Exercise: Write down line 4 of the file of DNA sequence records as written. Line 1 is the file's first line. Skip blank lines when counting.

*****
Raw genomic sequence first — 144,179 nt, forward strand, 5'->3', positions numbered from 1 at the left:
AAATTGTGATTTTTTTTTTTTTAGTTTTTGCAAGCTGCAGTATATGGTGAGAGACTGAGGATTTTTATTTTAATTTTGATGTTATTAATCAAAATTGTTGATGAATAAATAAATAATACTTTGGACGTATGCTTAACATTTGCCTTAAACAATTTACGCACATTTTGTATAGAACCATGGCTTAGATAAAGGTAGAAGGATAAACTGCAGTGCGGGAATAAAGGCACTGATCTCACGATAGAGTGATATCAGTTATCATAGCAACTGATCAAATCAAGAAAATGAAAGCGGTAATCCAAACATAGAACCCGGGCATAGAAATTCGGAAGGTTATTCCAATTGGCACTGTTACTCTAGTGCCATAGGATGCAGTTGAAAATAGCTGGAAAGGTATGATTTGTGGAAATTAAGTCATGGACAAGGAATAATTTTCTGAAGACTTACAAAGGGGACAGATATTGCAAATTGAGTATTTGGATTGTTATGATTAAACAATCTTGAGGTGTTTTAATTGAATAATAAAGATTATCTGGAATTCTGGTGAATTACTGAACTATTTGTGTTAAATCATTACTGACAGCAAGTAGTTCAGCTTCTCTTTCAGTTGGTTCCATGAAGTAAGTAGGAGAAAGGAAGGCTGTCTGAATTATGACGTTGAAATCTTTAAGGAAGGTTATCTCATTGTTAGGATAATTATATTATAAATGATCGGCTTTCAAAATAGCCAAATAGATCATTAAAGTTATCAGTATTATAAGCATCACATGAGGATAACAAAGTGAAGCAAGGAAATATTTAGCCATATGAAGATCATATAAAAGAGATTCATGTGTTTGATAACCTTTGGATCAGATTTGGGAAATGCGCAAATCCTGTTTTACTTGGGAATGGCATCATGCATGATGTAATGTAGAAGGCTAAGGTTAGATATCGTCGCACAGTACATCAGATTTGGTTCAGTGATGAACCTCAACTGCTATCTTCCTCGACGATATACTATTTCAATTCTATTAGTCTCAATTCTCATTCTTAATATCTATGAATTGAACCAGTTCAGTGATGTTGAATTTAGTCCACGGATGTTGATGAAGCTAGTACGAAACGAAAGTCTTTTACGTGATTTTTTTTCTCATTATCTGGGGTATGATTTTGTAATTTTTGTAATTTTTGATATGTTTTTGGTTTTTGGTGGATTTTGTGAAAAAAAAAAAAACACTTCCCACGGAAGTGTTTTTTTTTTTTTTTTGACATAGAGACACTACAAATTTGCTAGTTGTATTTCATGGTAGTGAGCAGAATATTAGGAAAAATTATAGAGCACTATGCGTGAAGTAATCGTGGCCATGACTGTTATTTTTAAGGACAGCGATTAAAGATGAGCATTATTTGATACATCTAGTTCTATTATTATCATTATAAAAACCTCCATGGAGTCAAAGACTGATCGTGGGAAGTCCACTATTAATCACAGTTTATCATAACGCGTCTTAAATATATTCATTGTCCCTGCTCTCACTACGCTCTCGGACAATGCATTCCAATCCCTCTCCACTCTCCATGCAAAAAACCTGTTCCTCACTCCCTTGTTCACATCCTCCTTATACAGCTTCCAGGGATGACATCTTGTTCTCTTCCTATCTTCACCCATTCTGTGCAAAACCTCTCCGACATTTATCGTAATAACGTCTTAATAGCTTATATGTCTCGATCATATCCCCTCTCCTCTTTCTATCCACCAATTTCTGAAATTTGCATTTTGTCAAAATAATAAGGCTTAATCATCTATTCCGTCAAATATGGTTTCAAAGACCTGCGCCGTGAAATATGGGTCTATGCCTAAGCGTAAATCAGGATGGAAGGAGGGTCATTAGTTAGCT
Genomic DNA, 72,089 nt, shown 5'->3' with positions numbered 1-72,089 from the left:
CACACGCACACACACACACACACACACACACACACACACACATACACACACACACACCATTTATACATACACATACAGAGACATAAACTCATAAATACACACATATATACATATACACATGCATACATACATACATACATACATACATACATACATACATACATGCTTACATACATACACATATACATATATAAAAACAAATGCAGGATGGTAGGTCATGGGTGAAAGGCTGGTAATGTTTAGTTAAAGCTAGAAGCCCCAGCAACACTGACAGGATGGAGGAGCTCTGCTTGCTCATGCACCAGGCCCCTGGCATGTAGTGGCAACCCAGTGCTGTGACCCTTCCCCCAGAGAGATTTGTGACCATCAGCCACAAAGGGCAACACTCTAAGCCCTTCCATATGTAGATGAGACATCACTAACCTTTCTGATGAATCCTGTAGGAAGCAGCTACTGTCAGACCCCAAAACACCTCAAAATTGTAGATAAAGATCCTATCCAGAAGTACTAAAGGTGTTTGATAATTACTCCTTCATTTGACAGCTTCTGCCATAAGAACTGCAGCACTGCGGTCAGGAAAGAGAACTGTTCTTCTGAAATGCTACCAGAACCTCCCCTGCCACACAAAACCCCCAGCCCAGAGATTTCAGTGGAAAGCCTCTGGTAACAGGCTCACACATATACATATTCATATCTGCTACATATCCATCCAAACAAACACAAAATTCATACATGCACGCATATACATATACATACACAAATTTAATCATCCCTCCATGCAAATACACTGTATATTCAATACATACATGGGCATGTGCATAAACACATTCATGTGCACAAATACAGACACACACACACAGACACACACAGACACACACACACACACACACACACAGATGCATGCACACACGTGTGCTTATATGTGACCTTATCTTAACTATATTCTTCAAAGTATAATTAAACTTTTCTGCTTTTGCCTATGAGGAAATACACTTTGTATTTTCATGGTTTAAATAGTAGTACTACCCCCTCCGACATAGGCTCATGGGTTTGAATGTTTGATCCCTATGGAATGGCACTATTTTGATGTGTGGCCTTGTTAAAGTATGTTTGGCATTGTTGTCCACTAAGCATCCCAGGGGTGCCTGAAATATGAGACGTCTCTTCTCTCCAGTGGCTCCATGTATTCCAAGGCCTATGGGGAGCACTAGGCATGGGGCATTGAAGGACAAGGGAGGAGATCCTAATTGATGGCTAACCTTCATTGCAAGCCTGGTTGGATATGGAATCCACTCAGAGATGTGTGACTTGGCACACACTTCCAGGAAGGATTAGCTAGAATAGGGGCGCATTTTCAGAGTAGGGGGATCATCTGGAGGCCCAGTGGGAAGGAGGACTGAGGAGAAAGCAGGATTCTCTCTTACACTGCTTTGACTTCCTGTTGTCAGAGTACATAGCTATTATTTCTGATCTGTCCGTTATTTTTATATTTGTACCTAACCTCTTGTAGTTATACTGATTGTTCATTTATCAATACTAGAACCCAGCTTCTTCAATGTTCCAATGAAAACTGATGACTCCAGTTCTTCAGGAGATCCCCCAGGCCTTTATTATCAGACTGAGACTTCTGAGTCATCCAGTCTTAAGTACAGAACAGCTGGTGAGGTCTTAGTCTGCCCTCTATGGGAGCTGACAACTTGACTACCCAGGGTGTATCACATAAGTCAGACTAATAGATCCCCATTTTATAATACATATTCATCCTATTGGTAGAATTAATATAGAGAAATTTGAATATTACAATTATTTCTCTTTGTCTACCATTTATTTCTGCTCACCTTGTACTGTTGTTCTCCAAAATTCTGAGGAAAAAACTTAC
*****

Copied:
CACACGCACACACACACACACACACACACACACACACACACATACACACACACACACCATTTATACATACACATACAGAGACATAAACTCATAAATACACACATATATACATATACACATGCATACATACATACATACATACATACATACATACATACATACATGCTTACATACATACACATATACATATATAAAAACAAATGCAGGATGGTAGGTCATGGGTGAAAGGCTGGTAATGTTTAGTTAAAGCTAGAAGCCCCAGCAACACTGACAGGATGGAGGAGCTCTGCTTGCTCATGCACCAGGCCCCTGGCATGTAGTGGCAACCCAGTGCTGTGACCCTTCCCCCAGAGAGATTTGTGACCATCAGCCACAAAGGGCAACACTCTAAGCCCTTCCATATGTAGATGAGACATCACTAACCTTTCTGATGAATCCTGTAGGAAGCAGCTACTGTCAGACCCCAAAACACCTCAAAATTGTAGATAAAGATCCTATCCAGAAGTACTAAAGGTGTTTGATAATTACTCCTTCATTTGACAGCTTCTGCCATAAGAACTGCAGCACTGCGGTCAGGAAAGAGAACTGTTCTTCTGAAATGCTACCAGAACCTCCCCTGCCACACAAAACCCCCAGCCCAGAGATTTCAGTGGAAAGCCTCTGGTAACAGGCTCACACATATACATATTCATATCTGCTACATATCCATCCAAACAAACACAAAATTCATACATGCACGCATATACATATACATACACAAATTTAATCATCCCTCCATGCAAATACACTGTATATTCAATACATACATGGGCATGTGCATAAACACATTCATGTGCACAAATACAGACACACACACACAGACACACACAGACACACACACACACACACACACACAGATGCATGCACACACGTGTGCTTATATGTGACCTTATCTTAACTATATTCTTCAAAGTATAATTAAACTTTTCTGCTTTTGCCTATGAGGAAATACACTTTGTATTTTCATGGTTTAAATAGTAGTACTACCCCCTCCGACATAGGCTCATGGGTTTGAATGTTTGATCCCTATGGAATGGCACTATTTTGATGTGTGGCCTTGTTAAAGTATGTTTGGCATTGTTGTCCACTAAGCATCCCAGGGGTGCCTGAAATATGAGACGTCTCTTCTCTCCAGTGGCTCCATGTATTCCAAGGCCTATGGGGAGCACTAGGCATGGGGCATTGAAGGACAAGGGAGGAGATCCTAATTGATGGCTAACCTTCATTGCAAGCCTGGTTGGATATGGAATCCACTCAGAGATGTGTGACTTGGCACACACTTCCAGGAAGGATTAGCTAGAATAGGGGCGCATTTTCAGAGTAGGGGGATCATCTGGAGGCCCAGTGGGAAGGAGGACTGAGGAGAAAGCAGGATTCTCTCTTACACTGCTTTGACTTCCTGTTGTCAGAGTACATAGCTATTATTTCTGATCTGTCCGTTATTTTTATATTTGTACCTAACCTCTTGTAGTTATACTGATTGTTCATTTATCAATACTAGAACCCAGCTTCTTCAATGTTCCAATGAAAACTGATGACTCCAGTTCTTCAGGAGATCCCCCAGGCCTTTATTATCAGACTGAGACTTCTGAGTCATCCAGTCTTAAGTACAGAACAGCTGGTGAGGTCTTAGTCTGCCCTCTATGGGAGCTGACAACTTGACTACCCAGGGTGTATCACATAAGTCAGACTAATAGATCCCCATTTTATAATACATATTCATCCTATTGGTAGAATTAATATAGAGAAATTTGAATATTACAATTATTTCTCTTTGTCTACCATTTATTTCTGCTCACCTTGTACTGTTGTTCTCCAAAATTCTGAGGAAAAAACTTAC